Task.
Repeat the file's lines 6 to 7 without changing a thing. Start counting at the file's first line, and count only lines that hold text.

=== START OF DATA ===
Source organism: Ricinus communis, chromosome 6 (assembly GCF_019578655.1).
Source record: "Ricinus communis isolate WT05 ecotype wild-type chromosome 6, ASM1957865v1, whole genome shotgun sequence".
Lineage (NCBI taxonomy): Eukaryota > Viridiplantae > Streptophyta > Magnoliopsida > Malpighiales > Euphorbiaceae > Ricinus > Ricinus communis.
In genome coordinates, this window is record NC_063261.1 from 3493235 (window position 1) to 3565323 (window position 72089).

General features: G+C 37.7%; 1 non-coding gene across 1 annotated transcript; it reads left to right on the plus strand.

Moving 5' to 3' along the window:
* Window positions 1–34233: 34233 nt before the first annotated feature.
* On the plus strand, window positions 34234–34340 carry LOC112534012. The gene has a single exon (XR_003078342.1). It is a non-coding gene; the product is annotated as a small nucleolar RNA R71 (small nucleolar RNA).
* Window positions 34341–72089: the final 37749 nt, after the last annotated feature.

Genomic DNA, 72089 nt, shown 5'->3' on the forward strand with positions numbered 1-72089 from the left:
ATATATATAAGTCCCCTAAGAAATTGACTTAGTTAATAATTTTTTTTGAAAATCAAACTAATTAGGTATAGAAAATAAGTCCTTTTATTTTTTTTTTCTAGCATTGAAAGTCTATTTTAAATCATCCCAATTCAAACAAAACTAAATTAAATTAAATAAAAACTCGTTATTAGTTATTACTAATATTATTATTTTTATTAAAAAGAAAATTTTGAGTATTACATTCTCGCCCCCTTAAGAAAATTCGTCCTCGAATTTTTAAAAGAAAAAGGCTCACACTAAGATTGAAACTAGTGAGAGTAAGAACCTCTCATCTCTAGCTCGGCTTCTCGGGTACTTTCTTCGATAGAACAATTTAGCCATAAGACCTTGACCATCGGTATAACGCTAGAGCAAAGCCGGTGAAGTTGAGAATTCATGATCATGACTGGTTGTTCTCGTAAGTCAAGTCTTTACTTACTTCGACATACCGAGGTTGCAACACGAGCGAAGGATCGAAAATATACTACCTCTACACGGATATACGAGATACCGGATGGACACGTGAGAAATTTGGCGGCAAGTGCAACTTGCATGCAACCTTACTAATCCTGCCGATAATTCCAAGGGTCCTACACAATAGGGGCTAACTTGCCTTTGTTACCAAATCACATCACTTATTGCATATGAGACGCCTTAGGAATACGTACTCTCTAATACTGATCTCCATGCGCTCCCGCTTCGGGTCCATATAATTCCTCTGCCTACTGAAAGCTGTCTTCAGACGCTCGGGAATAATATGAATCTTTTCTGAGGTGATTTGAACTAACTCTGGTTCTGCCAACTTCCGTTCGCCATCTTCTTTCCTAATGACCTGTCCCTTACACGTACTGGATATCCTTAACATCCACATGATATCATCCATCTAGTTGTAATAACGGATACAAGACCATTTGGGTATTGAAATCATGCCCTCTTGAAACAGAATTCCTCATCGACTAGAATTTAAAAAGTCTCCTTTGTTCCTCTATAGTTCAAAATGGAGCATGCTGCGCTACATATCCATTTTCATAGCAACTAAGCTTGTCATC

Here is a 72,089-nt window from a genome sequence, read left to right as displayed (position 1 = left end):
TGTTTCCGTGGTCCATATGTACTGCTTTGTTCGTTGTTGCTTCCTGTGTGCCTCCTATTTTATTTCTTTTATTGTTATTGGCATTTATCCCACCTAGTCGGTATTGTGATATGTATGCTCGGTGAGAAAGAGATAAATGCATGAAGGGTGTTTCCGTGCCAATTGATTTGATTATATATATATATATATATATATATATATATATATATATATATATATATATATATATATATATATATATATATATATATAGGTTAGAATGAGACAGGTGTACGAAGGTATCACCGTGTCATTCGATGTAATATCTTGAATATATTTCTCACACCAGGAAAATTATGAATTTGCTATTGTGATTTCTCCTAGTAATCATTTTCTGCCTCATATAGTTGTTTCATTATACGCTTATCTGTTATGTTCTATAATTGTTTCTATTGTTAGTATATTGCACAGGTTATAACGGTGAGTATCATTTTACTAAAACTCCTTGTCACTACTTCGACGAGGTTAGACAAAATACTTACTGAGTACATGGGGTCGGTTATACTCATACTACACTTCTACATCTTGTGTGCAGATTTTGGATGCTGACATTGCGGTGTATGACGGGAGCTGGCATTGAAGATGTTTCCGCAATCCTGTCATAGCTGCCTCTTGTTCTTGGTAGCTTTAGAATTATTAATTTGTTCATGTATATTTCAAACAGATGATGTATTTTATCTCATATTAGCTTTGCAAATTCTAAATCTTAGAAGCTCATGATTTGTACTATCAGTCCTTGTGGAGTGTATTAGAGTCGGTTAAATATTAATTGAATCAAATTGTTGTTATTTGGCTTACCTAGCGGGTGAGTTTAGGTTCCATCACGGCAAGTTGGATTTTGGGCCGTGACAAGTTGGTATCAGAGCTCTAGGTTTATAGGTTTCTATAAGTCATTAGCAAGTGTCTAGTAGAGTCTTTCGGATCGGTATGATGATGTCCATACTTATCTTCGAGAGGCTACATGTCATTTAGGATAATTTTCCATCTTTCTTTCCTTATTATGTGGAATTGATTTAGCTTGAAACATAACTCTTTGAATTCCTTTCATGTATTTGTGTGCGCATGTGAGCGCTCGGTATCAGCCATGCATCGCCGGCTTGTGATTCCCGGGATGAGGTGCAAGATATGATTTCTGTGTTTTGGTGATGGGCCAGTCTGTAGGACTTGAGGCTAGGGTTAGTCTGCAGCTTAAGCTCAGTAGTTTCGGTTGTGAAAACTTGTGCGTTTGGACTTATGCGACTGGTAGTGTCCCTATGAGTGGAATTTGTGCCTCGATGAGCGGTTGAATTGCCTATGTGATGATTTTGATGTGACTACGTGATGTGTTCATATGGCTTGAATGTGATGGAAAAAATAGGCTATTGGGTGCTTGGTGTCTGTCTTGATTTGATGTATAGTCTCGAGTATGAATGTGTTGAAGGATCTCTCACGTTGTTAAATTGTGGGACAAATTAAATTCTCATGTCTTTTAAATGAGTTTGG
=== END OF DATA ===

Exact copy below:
Moving 5' to 3' along the window:
* Window positions 1–34233: 34233 nt before the first annotated feature.